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Mademoiselle Olympe Zabriski
by [?]


We are accustomed to speak with a certain light irony of the tendency which women have to gossip, as if the sin itself, if it is a sin, were of the gentler sex, and could by no chance be a masculine peccadillo. So far as my observation goes, men are as much given to small talk as women, and it is undeniable that we have produced the highest type of gossiper extant. Where will you find, in or out of literature, such another droll, delightful, chatty busybody as Samuel Pepys, Esq., Secretary to the Admiralty in the reigns of those fortunate gentlemen Charles II. and James II. of England? He is the king of tattlers as Shakespeare is the king of poets.

If it came to a matter of pure gossip, I would back Our Club against the Sorosis or any women’s club in existence. Whenever you see in our drawing-room four or five young fellows lounging in easy-chairs, cigar in hand, and now and then bringing their heads together over the small round Japanese table which is always the pivot of these social circles, you may be sure that they are discussing Tom’s engagement, or Dick’s extravagance, or Harry’s hopeless passion for the younger Miss Fleurdelys. It is here old Tippleton gets execrated for that everlasting bon mot of his which was quite a success at dinner-parties forty years ago; it is here the belle of the season passes under the scalpels of merciless young surgeons; it is here B’s financial condition is handled in a way that would make B’s hair stand on end; it is here, in short, that everything is canvassed–everything that happens in our set, I mean, much that never happens, and a great deal that could not possibly happen. It was at Our Club that I learned the particulars of the Van Twiller affair.

It was great entertainment to Our Club, the Van Twiller affair, though it was rather a joyless thing, I fancy, for Van Twiller. To understand the case fully, it should be understood that Ralph Van Twiller is one of the proudest and most sensitive men living. He is a lineal descendant of Wouter Van Twiller, the famous old Dutch governor of New York–Nieuw Amsterdam, as it was then; his ancestors have always been burgomasters or admirals or generals, and his mother is the Mrs. Vanrensselaer Van-zandt Van Twiller whose magnificent place will be pointed out to you on the right bank of the Hudson, as you pass up the historic river towards Idlewild. Ralph is about twenty-five years old. Birth made him a gentleman, and the rise of real estate–some of it in the family since the old governor’s time–made him a millionaire. It was a kindly fairy that stepped in and made him a good fellow also. Fortune, I take it, was in her most jocund mood when she heaped her gifts in this fashion on Van Twiller, who was, and will be again, when this cloud blows over, the flower of Our Club.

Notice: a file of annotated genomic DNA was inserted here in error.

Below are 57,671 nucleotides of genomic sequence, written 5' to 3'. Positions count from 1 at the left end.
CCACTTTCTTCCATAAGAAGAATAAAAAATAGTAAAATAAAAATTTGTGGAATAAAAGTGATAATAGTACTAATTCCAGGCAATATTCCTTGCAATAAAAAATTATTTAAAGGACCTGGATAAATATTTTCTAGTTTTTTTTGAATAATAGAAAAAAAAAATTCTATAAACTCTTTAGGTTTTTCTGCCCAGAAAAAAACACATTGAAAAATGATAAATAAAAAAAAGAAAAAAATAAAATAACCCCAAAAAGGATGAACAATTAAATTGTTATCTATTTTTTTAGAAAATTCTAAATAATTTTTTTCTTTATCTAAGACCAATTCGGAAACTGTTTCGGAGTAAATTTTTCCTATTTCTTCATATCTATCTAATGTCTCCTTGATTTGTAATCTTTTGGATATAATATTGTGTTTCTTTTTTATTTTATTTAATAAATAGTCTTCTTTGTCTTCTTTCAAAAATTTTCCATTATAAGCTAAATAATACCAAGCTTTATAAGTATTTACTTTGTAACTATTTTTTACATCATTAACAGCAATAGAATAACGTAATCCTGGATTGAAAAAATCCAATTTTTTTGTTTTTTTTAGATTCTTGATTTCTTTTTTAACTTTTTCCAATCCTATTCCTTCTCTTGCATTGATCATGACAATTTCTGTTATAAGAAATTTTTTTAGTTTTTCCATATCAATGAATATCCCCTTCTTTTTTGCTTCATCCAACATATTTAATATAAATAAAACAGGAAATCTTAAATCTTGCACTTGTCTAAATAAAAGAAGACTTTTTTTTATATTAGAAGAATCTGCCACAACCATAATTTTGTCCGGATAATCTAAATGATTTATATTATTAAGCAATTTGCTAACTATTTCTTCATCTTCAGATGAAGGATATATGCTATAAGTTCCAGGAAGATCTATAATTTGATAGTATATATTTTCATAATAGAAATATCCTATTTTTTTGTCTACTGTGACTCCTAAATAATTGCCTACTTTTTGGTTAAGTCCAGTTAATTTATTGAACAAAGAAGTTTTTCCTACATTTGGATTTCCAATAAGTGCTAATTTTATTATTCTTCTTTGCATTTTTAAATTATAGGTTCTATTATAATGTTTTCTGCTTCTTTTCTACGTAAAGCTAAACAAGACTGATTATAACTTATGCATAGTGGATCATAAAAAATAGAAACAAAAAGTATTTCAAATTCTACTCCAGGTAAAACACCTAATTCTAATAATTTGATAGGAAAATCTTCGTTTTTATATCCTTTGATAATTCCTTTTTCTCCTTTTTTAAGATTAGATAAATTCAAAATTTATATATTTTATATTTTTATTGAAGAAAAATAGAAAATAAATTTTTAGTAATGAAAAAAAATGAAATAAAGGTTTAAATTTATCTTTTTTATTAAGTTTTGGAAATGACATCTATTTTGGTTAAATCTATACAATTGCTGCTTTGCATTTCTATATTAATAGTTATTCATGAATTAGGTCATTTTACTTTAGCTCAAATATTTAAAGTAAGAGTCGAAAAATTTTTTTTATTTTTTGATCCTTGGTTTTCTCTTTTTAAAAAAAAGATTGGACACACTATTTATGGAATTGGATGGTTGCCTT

About a year ago there came a whisper–if the word “whisper” is not too harsh a term to apply to what seemed a mere breath floating gently through the atmosphere of the billiard-room–imparting the intelligence that Van Twiller was in some kind of trouble. Just as everybody suddenly takes to wearing square-toed boots, or to drawing his neckscarf through a ring, so it became all at once the fashion, without any preconcerted agreement, for everybody to speak of Van Twilier as a man in some way under a cloud. But what the cloud was, and how he got under it, and why he did not get away from it, were points that lifted themselves into the realm of pure conjecture. There was no man in the club with strong enough wing to his imagination to soar to the supposition that Van Twiller was embarrassed in money matters. Was he in love? That appeared nearly as improbable; for if he had been in love all the world–that is, perhaps a hundred first families–would have known all about it instantly.